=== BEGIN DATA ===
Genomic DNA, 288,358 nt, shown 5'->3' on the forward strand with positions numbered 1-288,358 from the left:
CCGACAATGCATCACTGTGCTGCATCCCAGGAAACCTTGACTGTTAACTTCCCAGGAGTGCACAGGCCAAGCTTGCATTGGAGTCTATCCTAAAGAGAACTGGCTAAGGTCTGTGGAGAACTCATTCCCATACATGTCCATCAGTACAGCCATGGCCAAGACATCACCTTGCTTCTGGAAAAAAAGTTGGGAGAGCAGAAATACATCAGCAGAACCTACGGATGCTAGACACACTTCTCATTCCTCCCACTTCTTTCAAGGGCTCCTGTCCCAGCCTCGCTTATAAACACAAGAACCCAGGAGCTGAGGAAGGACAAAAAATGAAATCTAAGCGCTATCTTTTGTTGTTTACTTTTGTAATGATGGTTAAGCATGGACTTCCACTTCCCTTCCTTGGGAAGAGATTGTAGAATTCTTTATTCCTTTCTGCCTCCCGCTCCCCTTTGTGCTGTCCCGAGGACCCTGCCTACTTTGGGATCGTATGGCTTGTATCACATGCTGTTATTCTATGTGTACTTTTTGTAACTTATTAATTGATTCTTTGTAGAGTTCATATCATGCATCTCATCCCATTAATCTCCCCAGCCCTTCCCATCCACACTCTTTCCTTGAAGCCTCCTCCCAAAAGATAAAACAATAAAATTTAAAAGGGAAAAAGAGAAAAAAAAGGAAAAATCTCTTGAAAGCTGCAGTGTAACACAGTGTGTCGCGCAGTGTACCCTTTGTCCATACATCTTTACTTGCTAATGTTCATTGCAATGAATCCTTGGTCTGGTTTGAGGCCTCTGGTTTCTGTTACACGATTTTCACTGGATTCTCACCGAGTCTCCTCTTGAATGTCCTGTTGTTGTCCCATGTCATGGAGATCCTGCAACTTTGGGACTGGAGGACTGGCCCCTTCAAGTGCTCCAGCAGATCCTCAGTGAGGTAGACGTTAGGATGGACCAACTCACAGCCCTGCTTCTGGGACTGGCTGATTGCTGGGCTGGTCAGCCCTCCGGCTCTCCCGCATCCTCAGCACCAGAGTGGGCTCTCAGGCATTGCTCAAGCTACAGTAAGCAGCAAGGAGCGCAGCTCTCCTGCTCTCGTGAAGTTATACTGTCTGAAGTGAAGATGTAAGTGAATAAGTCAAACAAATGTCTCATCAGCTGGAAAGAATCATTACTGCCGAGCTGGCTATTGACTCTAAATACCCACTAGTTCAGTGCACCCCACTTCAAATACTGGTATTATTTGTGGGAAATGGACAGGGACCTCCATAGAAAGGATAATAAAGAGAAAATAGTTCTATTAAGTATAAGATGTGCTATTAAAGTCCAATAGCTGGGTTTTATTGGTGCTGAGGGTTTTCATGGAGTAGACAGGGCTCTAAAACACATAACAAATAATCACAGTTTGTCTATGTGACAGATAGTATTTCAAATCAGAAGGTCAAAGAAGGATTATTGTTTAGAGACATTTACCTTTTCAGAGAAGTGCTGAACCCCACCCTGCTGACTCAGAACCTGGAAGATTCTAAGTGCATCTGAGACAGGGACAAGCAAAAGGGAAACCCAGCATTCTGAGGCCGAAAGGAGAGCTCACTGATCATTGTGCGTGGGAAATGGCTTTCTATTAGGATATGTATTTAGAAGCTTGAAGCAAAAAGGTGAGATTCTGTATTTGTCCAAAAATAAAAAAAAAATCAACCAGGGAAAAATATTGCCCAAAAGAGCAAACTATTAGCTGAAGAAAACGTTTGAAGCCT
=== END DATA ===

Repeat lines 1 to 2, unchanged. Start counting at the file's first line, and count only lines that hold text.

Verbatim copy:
Genomic DNA, 288,358 nt, shown 5'->3' on the forward strand with positions numbered 1-288,358 from the left:
CCGACAATGCATCACTGTGCTGCATCCCAGGAAACCTTGACTGTTAACTTCCCAGGAGTGCACAGGCCAAGCTTGCATTGGAGTCTATCCTAAAGAGAACTGGCTAAGGTCTGTGGAGAACTCATTCCCATACATGTCCATCAGTACAGCCATGGCCAAGACATCACCTTGCTTCTGGAAAAAAAGTTGGGAGAGCAGAAATACATCAGCAGAACCTACGGATGCTAGACACACTTCTCATTCCTCCCACTTCTTTCAAGGGCTCCTGTCCCAGCCTCGCTTATAAACACAAGAACCCAGGAGCTGAGGAAGGACAAAAAATGAAATCTAAGCGCTATCTTTTGTTGTTTACTTTTGTAATGATGGTTAAGCATGGACTTCCACTTCCCTTCCTTGGGAAGAGATTGTAGAATTCTTTATTCCTTTCTGCCTCCCGCTCCCCTTTGTGCTGTCCCGAGGACCCTGCCTACTTTGGGATCGTATGGCTTGTATCACATGCTGTTATTCTATGTGTACTTTTTGTAACTTATTAATTGATTCTTTGTAGAGTTCATATCATGCATCTCATCCCATTAATCTCCCCAGCCCTTCCCATCCACACTCTTTCCTTGAAGCCTCCTCCCAAAAGATAAAACAATAAAATTTAAAAGGGAAAAAGAGAAAAAAAAGGAAAAATCTCTTGAAAGCTGCAGTGTAACACAGTGTGTCGCGCAGTGTACCCTTTGTCCATACATCTTTACTTGCTAATGTTCATTGCAATGAATCCTTGGTCTGGTTTGAGGCCTCTGGTTTCTGTTACACGATTTTCACTGGATTCTCACCGAGTCTCCTCTTGAATGTCCTGTTGTTGTCCCATGTCATGGAGATCCTGCAACTTTGGGACTGGAGGACTGGCCCCTTCAAGTGCTCCAGCAGATCCTCAGTGAGGTAGACGTTAGGATGGACCAACTCACAGCCCTGCTTCTGGGACTGGCTGATTGCTGGGCTGGTCAGCCCTCCGGCTCTCCCGCATCCTCAGCACCAGAGTGGGCTCTCAGGCATTGCTCAAGCTACAGTAAGCAGCAAGGAGCGCAGCTCTCCTGCTCTCGTGAAGTTATACTGTCTGAAGTGAAGATGTAAGTGAATAAGTCAAACAAATGTCTCATCAGCTGGAAAGAATCATTACTGCCGAGCTGGCTATTGACTCTAAATACCCACTAGTTCAGTGCACCCCACTTCAAATACTGGTATTATTTGTGGGAAATGGACAGGGACCTCCATAGAAAGGATAATAAAGAGAAAATAGTTCTATTAAGTATAAGATGTGCTATTAAAGTCCAATAGCTGGGTTTTATTGGTGCTGAGGGTTTTCATGGAGTAGACAGGGCTCTAAAACACATAACAAATAATCACAGTTTGTCTATGTGACAGATAGTATTTCAAATCAGAAGGTCAAAGAAGGATTATTGTTTAGAGACATTTACCTTTTCAGAGAAGTGCTGAACCCCACCCTGCTGACTCAGAACCTGGAAGATTCTAAGTGCATCTGAGACAGGGACAAGCAAAAGGGAAACCCAGCATTCTGAGGCCGAAAGGAGAGCTCACTGATCATTGTGCGTGGGAAATGGCTTTCTATTAGGATATGTATTTAGAAGCTTGAAGCAAAAAGGTGAGATTCTGTATTTGTCCAAAAATAAAAAAAAAATCAACCAGGGAAAAATATTGCCCAAAAGAGCAAACTATTAGCTGAAGAAAACGTTTGAAGCCT